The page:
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Diagonalization help

  1. May 9, 2010 #1
    1. The problem statement, all variables and given/known data

    [tex]
    A=\left[\begin{array}{ccc}1 & 0 & 0\\ 0 & 1 & -1\\ 0 & 0 & 2\end{array}
    [/tex]

    a) Find the eigenvalues and corresponding eigenvectors of matrix A.
    b)Find the matrix P that diagonalizes A.
    c)Find the diagonal matrix D suh that A = PDP-1, and verify the equality.
    d) Find the orthogonal matrix P that diagonalizes A.
    e) Compute A4

    2. Relevant equations

    A = PDP-1,
    AP = DP
    A-I[tex]\lambda[/tex] = 0

    3. The attempt at a solution

    First I started by finding the eigenvalues values where [tex]\lambda[/tex]=1 multipity two, 2. After this I tried finding the eigenvectors that form P and got v1=[0,-1,1] from [tex]\lambda[/tex]=2 , and {v2, v3} = {[0, 1, 0], [0, 0, 1]}. From this I constructed the P matrix and got [tex]
    P=\left[\begin{array}{ccc}0 & 0 & 0\\ -1 & 1 & 0\\ 1 & 0 & 1\end{array}
    [/tex] and [tex]
    D=\left[\begin{array}{ccc}2 & 0 & 0\\ 0 & 1 & 0\\ 0 & 0 & 1\end{array}
    [/tex] and this is where I get confused. The P matrix doesn't work in the form AP = PD and you can't find the inverse of P since the top row is all zeros. Once I figure this out, parts d and e should be straight-forward. Can someone point me to where I'm making a mistake here please. Thanks to everybody who helps.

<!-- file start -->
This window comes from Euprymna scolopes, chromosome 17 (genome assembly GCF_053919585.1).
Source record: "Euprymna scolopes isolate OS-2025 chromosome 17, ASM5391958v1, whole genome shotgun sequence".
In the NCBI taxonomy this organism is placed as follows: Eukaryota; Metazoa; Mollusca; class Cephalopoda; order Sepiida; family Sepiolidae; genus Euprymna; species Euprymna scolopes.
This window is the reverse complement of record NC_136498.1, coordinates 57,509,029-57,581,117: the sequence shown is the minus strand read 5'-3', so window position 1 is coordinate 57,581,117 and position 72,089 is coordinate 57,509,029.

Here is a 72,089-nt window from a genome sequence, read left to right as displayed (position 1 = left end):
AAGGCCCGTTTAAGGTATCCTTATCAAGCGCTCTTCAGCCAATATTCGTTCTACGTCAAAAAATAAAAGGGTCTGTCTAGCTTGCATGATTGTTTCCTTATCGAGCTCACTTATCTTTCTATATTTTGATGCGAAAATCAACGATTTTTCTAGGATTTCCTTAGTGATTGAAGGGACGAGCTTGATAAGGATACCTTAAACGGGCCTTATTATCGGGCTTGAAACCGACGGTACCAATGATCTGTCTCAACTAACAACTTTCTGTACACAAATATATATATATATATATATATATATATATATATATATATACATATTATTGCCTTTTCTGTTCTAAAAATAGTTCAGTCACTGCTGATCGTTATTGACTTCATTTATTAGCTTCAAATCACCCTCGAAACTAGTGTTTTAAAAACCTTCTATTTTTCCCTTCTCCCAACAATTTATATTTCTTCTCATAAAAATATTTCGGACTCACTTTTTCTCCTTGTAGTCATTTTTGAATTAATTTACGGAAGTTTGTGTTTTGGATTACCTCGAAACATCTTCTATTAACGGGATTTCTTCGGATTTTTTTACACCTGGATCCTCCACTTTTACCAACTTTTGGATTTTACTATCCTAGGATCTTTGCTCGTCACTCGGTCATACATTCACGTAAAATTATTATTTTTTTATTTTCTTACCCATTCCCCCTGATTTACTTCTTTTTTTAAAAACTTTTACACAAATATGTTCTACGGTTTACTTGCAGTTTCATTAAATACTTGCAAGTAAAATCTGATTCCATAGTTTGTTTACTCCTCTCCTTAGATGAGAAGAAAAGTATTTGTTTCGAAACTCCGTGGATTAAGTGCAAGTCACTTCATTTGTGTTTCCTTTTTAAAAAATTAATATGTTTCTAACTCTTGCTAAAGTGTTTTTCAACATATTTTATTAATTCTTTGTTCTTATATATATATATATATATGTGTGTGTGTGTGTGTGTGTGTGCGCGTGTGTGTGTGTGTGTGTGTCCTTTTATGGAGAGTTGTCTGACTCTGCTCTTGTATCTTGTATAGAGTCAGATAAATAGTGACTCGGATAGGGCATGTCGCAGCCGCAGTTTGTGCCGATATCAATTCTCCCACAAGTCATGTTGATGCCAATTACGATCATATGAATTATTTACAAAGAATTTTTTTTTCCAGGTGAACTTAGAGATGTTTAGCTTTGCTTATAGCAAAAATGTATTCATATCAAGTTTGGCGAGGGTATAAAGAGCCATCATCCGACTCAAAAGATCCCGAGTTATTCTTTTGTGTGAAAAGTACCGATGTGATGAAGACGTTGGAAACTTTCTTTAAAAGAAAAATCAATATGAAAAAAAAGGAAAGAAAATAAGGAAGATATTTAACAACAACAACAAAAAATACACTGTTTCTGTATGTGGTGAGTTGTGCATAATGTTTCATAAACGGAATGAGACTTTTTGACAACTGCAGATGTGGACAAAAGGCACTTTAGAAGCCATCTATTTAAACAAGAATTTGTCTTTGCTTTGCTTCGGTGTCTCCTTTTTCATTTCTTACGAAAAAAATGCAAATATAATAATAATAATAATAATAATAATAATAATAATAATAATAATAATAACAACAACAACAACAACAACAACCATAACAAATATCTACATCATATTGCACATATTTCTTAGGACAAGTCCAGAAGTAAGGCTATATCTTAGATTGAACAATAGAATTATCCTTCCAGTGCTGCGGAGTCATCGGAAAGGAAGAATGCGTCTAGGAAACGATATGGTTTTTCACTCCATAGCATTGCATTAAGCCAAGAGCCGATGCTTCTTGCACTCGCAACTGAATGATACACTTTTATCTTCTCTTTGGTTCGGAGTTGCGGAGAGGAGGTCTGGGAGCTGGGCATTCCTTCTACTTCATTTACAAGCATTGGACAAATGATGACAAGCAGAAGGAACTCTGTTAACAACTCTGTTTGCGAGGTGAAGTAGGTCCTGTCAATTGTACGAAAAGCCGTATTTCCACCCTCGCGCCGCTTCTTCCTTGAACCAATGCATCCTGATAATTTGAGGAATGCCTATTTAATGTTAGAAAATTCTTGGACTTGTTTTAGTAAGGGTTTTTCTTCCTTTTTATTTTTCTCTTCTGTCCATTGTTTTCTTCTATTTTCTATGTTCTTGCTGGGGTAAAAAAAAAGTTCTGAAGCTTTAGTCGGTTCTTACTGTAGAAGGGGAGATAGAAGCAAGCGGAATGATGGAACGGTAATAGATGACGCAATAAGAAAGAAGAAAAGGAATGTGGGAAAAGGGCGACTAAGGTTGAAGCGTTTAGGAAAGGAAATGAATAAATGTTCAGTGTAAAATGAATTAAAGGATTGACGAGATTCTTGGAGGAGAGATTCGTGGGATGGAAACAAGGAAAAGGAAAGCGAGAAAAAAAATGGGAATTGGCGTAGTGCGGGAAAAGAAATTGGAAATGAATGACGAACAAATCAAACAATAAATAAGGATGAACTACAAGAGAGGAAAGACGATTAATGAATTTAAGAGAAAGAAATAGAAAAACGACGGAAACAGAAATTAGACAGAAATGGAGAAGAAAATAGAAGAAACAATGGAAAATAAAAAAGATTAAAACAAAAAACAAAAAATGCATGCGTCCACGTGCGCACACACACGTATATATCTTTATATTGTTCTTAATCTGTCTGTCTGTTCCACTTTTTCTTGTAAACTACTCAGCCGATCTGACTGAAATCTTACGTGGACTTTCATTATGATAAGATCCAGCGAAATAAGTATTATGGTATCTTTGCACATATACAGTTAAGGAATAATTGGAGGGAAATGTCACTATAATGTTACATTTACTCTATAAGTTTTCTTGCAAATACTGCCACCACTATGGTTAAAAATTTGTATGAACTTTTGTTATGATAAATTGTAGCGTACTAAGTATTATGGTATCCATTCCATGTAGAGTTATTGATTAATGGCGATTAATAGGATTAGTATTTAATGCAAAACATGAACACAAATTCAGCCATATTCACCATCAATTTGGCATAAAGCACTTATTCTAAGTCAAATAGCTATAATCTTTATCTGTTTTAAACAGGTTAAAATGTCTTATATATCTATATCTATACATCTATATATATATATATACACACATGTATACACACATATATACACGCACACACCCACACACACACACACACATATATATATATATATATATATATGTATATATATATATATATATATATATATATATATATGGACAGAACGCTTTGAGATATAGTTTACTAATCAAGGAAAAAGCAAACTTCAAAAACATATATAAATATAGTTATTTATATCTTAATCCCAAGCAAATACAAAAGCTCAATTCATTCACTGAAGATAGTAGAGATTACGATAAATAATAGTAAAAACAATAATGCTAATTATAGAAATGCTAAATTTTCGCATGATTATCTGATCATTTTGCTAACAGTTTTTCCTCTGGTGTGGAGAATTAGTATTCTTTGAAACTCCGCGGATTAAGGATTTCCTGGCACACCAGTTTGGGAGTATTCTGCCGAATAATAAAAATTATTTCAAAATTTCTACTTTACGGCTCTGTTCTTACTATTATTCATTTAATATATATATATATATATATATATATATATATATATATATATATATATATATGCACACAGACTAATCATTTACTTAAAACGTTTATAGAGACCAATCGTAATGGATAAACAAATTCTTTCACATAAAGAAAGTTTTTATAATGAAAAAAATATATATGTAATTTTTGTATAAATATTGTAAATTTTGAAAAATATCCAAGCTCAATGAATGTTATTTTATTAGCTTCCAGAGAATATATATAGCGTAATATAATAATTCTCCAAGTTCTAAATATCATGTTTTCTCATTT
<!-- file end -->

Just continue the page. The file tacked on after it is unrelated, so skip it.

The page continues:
2. jcsd
  3. May 9, 2010 #2

    jbunniii

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    [itex]v_3 = [0, 0, 1][/itex] is not an eigenvector corresponding to [itex]\lambda = 1[/itex]. Just perform the multiplication to see that [itex]A v_3 \neq v_3[/itex].
     
  4. May 9, 2010 #3

    vela

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    Show us how you found the eigenvectors because only one actually is correct.
     
  5. May 9, 2010 #4

    jbunniii

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    Both [itex]v_1[/itex] and [itex]v_2[/itex] are correct, actually.
     
  6. May 9, 2010 #5

    vela

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    Apparently, I can't add. :)
     
  7. May 9, 2010 #6
    Alright, then there is something I'm possibly missing about eigenvectors. The first eigenvector was found by plugging [tex]\lambda[/tex] = 2 into the (A - I[tex]\lambda[/tex]) matrix producing [tex]
    \begin{bmatrix}-1 & 0 & 0 \\ 0 & -1 & -1 \\ 0 & 0 & 0\end{bmatrix}
    [/tex] which gives the equations x1 = 0 and x2 = -x3 and constructing the vector from x3 gives x3[0, -1, 1] where the first eigenvector v1 = [0, -1, 1]. I then used the other eigenvalue [tex]\lambda[/tex] = 1 and found the matrix [tex]
    \begin{bmatrix}0 & 0 & 0 \\ 0 & 0 & -1 \\ 0 & 0 & 1\end{bmatrix}
    [/tex] and the way I'm interpreting the book's reasoning for dealing with these matrixes, the eigenvectors that form would be x2[0, 1, 0] + x3[0, 0, 1] which are also the eigenvectors. Clearly there is something different I need to do when dealing with this kind of matrix.
     
  8. May 9, 2010 #7

    vela

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    The matrix you got for the eigenvalue equal to 1 gives you the equation x3=0. It doesn't tell you anything about the other components. Do you see what the other eigenvector should be now?
     
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